Monday, June 9, 2008

Hot? You call this 'hot'?

Temperatures have hit the 90s in the Washington DC region the past few days, and wimps like Joe at NoVaTownhall are complaining:
[T]oday was a complete ass-kicker, unlike any I’ve experienced in recent memory. . . .
I had to do the lawn, which is about a 2.5 hour exercise with the edging and trimming included. . . .
So as much as I like to tell people that 47 is not really so old thanks to modern science and I still get carded in 7-11 by cashiers from the other side of the world, I must admit that mowing the lawn on days like today is no country for 47-year old men.
Hey, Joe, you think 47 is bad, you ought to try 48! Fortunately, having four sons means I never have to mow the lawn anymore.

My wife and I took our three youngest children to the National Zoo on Saturday, when the high was 94. It was extremely sweaty. We had to walk about four blocks back to the car, and when that air-conditioning kicked in -- oh, man, what a relief.

Sunday was just as hot, although I spent most of Sunday indoors. We were cooling with fans only. My thrifty wife refuses to turn on the air-conditioning before July.

Being a native of Georgia, I take pride in my ability to endure hot weather. When I was a kid, we'd turn out for youth football practice in August. The coaches would run, run, run us for about two hours. No water until practice was over -- water was for sissies.

Up here in the arctic climes north of the Potomac, I scoff at any Yankee's assertion that it's ever hot in Washington.

There is a time/temperature sign in front of The Washington Times office on New York Avenue. Co-workers and I would go outside for a smoke break some muggy July afternoon. The sign would be flashing 91 degrees, and everyone would begin their routine grumbling about the heat. So I'd say, "Hot? You call this 'hot'? Shoot, 91 degrees is a mild April morning where I come from!"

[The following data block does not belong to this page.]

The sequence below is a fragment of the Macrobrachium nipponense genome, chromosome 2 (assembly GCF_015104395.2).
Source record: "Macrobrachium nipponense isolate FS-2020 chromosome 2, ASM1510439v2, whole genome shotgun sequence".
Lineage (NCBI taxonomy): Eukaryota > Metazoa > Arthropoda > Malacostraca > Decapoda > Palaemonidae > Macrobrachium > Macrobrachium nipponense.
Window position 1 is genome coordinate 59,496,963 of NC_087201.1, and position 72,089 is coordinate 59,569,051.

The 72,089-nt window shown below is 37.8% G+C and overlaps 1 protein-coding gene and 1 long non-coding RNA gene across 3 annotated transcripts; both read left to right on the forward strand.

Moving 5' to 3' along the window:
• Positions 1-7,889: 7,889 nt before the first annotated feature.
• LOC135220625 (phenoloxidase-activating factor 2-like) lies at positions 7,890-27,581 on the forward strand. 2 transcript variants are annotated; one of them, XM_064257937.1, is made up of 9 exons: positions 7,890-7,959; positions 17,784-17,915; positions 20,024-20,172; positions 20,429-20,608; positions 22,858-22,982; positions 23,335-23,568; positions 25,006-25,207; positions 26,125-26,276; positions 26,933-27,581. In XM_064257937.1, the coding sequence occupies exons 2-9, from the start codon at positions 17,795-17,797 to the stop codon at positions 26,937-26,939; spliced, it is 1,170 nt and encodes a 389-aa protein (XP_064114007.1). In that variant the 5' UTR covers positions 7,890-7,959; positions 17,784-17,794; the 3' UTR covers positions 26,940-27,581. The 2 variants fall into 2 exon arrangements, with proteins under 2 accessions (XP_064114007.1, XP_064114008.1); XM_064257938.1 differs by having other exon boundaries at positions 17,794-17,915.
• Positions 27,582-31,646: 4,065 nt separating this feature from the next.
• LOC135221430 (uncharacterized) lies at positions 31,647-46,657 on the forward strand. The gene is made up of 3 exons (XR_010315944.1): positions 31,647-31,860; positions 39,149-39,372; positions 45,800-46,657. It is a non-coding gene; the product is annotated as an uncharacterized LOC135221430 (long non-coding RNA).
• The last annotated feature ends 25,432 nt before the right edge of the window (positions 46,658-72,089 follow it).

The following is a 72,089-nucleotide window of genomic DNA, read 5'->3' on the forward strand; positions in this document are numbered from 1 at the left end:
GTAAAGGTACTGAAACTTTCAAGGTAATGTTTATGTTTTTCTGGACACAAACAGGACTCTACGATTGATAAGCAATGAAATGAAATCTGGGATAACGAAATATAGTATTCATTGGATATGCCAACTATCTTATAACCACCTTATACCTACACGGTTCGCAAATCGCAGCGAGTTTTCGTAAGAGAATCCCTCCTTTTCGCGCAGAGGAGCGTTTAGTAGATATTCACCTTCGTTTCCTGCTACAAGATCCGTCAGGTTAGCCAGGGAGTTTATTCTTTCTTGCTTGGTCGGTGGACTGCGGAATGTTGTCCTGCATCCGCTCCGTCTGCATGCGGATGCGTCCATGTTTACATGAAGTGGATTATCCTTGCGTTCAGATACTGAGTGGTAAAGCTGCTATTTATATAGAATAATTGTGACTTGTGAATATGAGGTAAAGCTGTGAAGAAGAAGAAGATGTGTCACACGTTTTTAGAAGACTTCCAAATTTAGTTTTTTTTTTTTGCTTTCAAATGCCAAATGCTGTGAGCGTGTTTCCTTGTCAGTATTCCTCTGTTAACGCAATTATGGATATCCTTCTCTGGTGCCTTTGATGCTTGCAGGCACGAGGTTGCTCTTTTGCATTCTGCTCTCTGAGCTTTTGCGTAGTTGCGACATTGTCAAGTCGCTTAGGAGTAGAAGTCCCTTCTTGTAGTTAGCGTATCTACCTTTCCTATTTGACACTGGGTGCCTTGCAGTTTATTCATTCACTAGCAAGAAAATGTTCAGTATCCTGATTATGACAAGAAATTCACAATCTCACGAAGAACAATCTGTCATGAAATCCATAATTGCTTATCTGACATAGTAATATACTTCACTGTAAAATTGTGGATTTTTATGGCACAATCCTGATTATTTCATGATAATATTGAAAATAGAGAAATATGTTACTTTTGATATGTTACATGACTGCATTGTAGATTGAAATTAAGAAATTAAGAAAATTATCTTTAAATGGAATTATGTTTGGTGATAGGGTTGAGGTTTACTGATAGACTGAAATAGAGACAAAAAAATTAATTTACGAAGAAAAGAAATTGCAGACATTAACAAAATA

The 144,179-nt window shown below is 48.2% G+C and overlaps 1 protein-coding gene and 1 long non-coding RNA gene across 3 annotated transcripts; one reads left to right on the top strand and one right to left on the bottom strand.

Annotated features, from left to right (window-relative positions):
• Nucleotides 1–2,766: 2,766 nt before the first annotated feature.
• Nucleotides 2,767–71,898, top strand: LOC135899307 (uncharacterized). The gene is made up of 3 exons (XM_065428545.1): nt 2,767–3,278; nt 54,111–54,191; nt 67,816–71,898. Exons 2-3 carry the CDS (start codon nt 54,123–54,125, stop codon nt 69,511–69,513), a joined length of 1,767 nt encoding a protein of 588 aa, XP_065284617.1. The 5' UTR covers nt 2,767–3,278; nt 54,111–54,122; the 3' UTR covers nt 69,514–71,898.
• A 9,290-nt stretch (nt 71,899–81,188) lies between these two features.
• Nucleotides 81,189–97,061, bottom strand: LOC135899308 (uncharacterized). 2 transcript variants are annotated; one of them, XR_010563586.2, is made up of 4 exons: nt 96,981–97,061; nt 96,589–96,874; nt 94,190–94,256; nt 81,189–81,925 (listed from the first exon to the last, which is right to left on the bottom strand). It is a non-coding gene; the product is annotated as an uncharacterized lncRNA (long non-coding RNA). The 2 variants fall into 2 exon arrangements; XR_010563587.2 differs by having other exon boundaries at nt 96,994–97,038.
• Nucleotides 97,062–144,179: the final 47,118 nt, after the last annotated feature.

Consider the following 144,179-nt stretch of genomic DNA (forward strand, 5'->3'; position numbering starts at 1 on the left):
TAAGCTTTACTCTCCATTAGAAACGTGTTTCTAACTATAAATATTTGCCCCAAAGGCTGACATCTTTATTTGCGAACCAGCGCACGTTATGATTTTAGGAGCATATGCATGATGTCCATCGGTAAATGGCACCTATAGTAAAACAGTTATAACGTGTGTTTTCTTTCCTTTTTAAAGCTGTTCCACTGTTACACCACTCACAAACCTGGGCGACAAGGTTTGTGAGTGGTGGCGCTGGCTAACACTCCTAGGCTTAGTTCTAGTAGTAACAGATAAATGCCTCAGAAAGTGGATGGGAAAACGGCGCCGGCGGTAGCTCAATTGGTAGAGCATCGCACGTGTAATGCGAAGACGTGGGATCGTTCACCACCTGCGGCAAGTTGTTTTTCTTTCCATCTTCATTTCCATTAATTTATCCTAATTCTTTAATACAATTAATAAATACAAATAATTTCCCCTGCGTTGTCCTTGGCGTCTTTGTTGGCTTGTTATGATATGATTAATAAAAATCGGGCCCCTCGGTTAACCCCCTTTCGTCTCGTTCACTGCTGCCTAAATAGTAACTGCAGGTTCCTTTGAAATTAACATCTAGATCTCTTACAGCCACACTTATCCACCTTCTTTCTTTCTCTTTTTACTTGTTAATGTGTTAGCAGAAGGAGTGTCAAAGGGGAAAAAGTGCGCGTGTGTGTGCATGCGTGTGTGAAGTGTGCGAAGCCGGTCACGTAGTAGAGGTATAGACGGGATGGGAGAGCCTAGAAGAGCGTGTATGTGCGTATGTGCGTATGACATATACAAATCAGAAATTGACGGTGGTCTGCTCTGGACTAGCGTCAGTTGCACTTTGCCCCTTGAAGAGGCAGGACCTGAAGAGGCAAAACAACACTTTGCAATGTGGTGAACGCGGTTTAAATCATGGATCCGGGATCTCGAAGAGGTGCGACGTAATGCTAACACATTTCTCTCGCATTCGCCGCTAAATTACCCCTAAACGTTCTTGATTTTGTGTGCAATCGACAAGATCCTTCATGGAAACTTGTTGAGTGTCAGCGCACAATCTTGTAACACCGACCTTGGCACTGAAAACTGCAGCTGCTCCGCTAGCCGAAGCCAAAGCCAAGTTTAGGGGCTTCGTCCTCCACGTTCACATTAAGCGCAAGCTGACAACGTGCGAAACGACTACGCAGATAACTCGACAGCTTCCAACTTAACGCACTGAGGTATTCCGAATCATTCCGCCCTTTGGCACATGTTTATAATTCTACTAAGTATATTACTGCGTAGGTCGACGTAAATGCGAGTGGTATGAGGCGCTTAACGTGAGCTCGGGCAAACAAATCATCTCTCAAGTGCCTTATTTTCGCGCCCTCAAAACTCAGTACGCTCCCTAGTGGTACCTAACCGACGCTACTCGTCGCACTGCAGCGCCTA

Joe shouldn't complain. He says he's from South Florida and grew up before home air-conditioning was common. I also remember those days. When I was a kid growing up in Lithia Springs, Ga., Wyatt's Pharmacy was one of the few stores in town that had air-conditioning, and they advertised it in ice-cube type letters on the front window: AIR CONDITIONED! When we'd go on vacation to Florida, if a motel had air-conditioning, they'd advertise it on a neon sign: AIR CONDITIONED!

It wasn't until I was about 10 years old that we got our first window air-conditioning unit at the house. It was just strong enough to cool the den and kitchen, so we had to keep all the doors closed going into those two rooms to seal it off. The rest of the house was cooled by a powerful updraft attic fan, and you'd leave your bedroom window open and prop open your bedroom door, because if you didn't prop the door, the draft from the fan would slam it shut.

I guess it's OK for Joe to admit to noticing the heat on his blog, but that's where I draw the line. As far as any spoken complaint, no Southerner living this far north should ever admit to being bothered by hot weather.

Sweat in silence. Act like you don't even notice it, and when some Yankee starts mewling about the heat, just laugh it off. "Hot? You call this 'hot'? Why, down home . . ."

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